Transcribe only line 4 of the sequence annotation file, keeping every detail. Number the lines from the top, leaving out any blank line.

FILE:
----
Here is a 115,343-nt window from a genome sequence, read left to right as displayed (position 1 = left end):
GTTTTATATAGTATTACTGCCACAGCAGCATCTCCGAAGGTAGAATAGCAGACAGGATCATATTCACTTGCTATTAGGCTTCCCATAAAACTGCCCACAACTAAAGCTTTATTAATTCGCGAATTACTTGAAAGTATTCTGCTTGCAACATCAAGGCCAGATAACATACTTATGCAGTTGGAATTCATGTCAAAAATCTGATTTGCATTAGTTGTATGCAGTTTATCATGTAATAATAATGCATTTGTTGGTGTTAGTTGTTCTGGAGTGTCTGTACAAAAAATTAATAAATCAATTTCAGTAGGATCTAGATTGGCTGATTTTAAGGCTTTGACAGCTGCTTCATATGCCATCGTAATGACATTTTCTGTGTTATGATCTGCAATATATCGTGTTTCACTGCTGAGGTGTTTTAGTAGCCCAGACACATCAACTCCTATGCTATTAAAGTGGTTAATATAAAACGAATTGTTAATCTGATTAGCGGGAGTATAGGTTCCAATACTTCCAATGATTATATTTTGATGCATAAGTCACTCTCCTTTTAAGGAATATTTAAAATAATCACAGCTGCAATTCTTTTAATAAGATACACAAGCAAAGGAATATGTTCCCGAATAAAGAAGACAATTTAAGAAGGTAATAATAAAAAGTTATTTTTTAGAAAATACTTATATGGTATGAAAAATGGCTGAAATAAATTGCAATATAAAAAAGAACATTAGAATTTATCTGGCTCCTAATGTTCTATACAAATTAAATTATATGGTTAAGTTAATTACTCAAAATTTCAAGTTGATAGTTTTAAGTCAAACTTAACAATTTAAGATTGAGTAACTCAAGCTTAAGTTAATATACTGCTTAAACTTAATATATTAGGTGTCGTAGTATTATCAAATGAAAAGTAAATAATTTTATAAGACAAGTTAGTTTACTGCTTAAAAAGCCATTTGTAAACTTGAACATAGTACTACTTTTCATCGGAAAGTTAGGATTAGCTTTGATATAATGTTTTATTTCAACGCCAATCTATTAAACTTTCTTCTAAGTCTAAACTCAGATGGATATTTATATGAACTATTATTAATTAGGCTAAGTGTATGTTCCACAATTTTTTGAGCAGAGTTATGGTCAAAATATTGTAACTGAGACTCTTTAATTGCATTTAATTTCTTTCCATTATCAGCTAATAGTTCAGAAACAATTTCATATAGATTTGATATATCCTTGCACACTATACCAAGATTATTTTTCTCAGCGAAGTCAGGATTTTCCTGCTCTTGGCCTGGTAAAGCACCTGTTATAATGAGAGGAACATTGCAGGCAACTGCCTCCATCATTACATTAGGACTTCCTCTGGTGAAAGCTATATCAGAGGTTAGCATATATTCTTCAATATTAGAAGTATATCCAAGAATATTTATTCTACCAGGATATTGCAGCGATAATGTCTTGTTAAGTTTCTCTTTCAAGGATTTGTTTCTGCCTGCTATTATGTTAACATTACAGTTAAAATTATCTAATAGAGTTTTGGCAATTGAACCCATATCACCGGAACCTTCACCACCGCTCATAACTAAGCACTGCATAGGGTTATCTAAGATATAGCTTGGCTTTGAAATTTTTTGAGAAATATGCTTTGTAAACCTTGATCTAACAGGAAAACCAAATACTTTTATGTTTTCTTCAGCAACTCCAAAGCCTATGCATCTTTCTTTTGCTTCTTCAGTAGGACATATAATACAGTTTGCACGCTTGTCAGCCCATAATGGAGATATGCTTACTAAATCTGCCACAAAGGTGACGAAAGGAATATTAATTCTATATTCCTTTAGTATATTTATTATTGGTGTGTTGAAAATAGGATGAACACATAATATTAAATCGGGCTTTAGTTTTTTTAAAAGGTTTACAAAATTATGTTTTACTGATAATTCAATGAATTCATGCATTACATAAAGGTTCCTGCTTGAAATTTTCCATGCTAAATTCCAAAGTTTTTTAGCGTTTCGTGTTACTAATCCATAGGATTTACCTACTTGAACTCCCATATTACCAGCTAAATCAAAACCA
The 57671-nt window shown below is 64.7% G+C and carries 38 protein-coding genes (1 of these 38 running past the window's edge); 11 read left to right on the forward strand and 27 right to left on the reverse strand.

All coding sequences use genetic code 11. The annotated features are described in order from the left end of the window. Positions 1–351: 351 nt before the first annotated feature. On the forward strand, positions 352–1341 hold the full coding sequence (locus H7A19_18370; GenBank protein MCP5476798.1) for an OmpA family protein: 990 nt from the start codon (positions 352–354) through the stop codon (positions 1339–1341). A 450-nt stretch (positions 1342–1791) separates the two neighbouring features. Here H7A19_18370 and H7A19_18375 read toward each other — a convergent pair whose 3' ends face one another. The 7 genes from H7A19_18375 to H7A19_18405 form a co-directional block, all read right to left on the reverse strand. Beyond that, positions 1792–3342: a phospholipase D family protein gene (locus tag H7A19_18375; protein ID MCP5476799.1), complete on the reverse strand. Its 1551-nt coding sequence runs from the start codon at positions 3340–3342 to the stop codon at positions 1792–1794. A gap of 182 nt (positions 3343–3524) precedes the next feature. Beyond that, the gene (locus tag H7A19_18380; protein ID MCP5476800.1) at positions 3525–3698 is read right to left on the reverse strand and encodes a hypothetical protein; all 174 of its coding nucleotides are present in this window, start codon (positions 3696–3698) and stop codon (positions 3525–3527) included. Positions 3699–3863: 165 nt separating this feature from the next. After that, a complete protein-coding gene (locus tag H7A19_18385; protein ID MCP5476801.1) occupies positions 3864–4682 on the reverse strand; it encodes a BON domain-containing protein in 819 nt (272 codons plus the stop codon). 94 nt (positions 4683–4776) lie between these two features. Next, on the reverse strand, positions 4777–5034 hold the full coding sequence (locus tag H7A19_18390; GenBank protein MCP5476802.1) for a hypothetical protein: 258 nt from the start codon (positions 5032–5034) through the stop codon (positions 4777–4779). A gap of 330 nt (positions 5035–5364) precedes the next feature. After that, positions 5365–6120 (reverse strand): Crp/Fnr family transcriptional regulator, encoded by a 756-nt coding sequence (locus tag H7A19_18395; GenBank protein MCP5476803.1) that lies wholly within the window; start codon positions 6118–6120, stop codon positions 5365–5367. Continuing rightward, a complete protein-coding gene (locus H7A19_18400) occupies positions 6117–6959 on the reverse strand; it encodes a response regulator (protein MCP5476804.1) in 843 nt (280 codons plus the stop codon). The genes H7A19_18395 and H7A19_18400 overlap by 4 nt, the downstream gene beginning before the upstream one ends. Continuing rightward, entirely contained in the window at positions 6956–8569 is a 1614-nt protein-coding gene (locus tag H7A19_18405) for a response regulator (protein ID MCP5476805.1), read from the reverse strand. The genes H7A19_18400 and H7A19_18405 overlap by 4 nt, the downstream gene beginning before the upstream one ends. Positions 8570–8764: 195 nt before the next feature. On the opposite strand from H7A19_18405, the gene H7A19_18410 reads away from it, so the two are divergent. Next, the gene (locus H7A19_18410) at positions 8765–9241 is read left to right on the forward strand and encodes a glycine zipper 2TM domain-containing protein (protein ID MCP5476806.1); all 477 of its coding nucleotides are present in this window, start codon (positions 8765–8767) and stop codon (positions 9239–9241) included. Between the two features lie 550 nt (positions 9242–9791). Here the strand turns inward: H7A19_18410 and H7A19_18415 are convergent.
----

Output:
All coding sequences use genetic code 11. The annotated features are described in order from the left end of the window. Positions 1–351: 351 nt before the first annotated feature. On the forward strand, positions 352–1341 hold the full coding sequence (locus H7A19_18370; GenBank protein MCP5476798.1) for an OmpA family protein: 990 nt from the start codon (positions 352–354) through the stop codon (positions 1339–1341). A 450-nt stretch (positions 1342–1791) separates the two neighbouring features. Here H7A19_18370 and H7A19_18375 read toward each other — a convergent pair whose 3' ends face one another. The 7 genes from H7A19_18375 to H7A19_18405 form a co-directional block, all read right to left on the reverse strand. Beyond that, positions 1792–3342: a phospholipase D family protein gene (locus tag H7A19_18375; protein ID MCP5476799.1), complete on the reverse strand. Its 1551-nt coding sequence runs from the start codon at positions 3340–3342 to the stop codon at positions 1792–1794. A gap of 182 nt (positions 3343–3524) precedes the next feature. Beyond that, the gene (locus tag H7A19_18380; protein ID MCP5476800.1) at positions 3525–3698 is read right to left on the reverse strand and encodes a hypothetical protein; all 174 of its coding nucleotides are present in this window, start codon (positions 3696–3698) and stop codon (positions 3525–3527) included. Positions 3699–3863: 165 nt separating this feature from the next. After that, a complete protein-coding gene (locus tag H7A19_18385; protein ID MCP5476801.1) occupies positions 3864–4682 on the reverse strand; it encodes a BON domain-containing protein in 819 nt (272 codons plus the stop codon). 94 nt (positions 4683–4776) lie between these two features. Next, on the reverse strand, positions 4777–5034 hold the full coding sequence (locus tag H7A19_18390; GenBank protein MCP5476802.1) for a hypothetical protein: 258 nt from the start codon (positions 5032–5034) through the stop codon (positions 4777–4779). A gap of 330 nt (positions 5035–5364) precedes the next feature. After that, positions 5365–6120 (reverse strand): Crp/Fnr family transcriptional regulator, encoded by a 756-nt coding sequence (locus tag H7A19_18395; GenBank protein MCP5476803.1) that lies wholly within the window; start codon positions 6118–6120, stop codon positions 5365–5367. Continuing rightward, a complete protein-coding gene (locus H7A19_18400) occupies positions 6117–6959 on the reverse strand; it encodes a response regulator (protein MCP5476804.1) in 843 nt (280 codons plus the stop codon). The genes H7A19_18395 and H7A19_18400 overlap by 4 nt, the downstream gene beginning before the upstream one ends. Continuing rightward, entirely contained in the window at positions 6956–8569 is a 1614-nt protein-coding gene (locus tag H7A19_18405) for a response regulator (protein ID MCP5476805.1), read from the reverse strand. The genes H7A19_18400 and H7A19_18405 overlap by 4 nt, the downstream gene beginning before the upstream one ends. Positions 8570–8764: 195 nt before the next feature. On the opposite strand from H7A19_18405, the gene H7A19_18410 reads away from it, so the two are divergent. Next, the gene (locus H7A19_18410) at positions 8765–9241 is read left to right on the forward strand and encodes a glycine zipper 2TM domain-containing protein (protein ID MCP5476806.1); all 477 of its coding nucleotides are present in this window, start codon (positions 8765–8767) and stop codon (positions 9239–9241) included. Between the two features lie 550 nt (positions 9242–9791). Here the strand turns inward: H7A19_18410 and H7A19_18415 are convergent.